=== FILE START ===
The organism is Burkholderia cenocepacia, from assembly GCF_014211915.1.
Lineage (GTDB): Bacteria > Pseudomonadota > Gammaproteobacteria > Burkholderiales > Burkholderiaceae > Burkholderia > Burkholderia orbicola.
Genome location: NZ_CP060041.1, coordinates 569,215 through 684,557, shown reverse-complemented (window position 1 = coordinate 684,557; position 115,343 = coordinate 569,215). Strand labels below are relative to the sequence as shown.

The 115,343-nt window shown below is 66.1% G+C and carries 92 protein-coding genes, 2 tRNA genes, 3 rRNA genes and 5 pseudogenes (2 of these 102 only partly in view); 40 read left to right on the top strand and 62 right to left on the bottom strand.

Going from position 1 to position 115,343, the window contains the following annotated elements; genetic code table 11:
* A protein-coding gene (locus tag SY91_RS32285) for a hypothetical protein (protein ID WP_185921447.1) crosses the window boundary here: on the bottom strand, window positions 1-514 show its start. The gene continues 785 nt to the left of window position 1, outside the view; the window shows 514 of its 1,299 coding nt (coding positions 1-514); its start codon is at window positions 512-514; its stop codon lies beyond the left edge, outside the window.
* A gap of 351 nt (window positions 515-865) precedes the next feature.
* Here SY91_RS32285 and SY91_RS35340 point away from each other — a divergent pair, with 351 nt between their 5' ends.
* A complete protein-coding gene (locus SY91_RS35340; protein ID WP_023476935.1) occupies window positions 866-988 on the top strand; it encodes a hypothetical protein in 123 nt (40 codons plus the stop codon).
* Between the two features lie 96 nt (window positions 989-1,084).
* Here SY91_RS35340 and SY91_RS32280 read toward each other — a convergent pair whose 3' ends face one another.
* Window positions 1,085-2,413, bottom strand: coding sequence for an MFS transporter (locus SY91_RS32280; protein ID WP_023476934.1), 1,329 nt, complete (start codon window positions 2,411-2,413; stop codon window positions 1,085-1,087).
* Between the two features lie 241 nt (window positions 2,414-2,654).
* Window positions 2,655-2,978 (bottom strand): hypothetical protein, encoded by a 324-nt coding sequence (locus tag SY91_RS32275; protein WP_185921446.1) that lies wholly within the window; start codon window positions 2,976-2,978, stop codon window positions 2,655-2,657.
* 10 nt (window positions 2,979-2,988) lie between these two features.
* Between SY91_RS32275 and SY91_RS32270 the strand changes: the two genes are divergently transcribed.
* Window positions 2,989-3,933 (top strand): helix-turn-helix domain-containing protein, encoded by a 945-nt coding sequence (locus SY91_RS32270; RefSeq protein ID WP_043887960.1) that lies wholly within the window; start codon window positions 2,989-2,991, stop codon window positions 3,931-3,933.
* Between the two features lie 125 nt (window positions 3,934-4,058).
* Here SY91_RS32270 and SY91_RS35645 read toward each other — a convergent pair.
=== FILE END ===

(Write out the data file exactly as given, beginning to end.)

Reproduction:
The organism is Burkholderia cenocepacia, from assembly GCF_014211915.1.
Lineage (GTDB): Bacteria > Pseudomonadota > Gammaproteobacteria > Burkholderiales > Burkholderiaceae > Burkholderia > Burkholderia orbicola.
Genome location: NZ_CP060041.1, coordinates 569,215 through 684,557, shown reverse-complemented (window position 1 = coordinate 684,557; position 115,343 = coordinate 569,215). Strand labels below are relative to the sequence as shown.

The 115,343-nt window shown below is 66.1% G+C and carries 92 protein-coding genes, 2 tRNA genes, 3 rRNA genes and 5 pseudogenes (2 of these 102 only partly in view); 40 read left to right on the top strand and 62 right to left on the bottom strand.

Going from position 1 to position 115,343, the window contains the following annotated elements; genetic code table 11:
* A protein-coding gene (locus tag SY91_RS32285) for a hypothetical protein (protein ID WP_185921447.1) crosses the window boundary here: on the bottom strand, window positions 1-514 show its start. The gene continues 785 nt to the left of window position 1, outside the view; the window shows 514 of its 1,299 coding nt (coding positions 1-514); its start codon is at window positions 512-514; its stop codon lies beyond the left edge, outside the window.
* A gap of 351 nt (window positions 515-865) precedes the next feature.
* Here SY91_RS32285 and SY91_RS35340 point away from each other — a divergent pair, with 351 nt between their 5' ends.
* A complete protein-coding gene (locus SY91_RS35340; protein ID WP_023476935.1) occupies window positions 866-988 on the top strand; it encodes a hypothetical protein in 123 nt (40 codons plus the stop codon).
* Between the two features lie 96 nt (window positions 989-1,084).
* Here SY91_RS35340 and SY91_RS32280 read toward each other — a convergent pair whose 3' ends face one another.
* Window positions 1,085-2,413, bottom strand: coding sequence for an MFS transporter (locus SY91_RS32280; protein ID WP_023476934.1), 1,329 nt, complete (start codon window positions 2,411-2,413; stop codon window positions 1,085-1,087).
* Between the two features lie 241 nt (window positions 2,414-2,654).
* Window positions 2,655-2,978 (bottom strand): hypothetical protein, encoded by a 324-nt coding sequence (locus tag SY91_RS32275; protein WP_185921446.1) that lies wholly within the window; start codon window positions 2,976-2,978, stop codon window positions 2,655-2,657.
* 10 nt (window positions 2,979-2,988) lie between these two features.
* Between SY91_RS32275 and SY91_RS32270 the strand changes: the two genes are divergently transcribed.
* Window positions 2,989-3,933 (top strand): helix-turn-helix domain-containing protein, encoded by a 945-nt coding sequence (locus SY91_RS32270; RefSeq protein ID WP_043887960.1) that lies wholly within the window; start codon window positions 2,989-2,991, stop codon window positions 3,931-3,933.
* Between the two features lie 125 nt (window positions 3,934-4,058).
* Here SY91_RS32270 and SY91_RS35645 read toward each other — a convergent pair.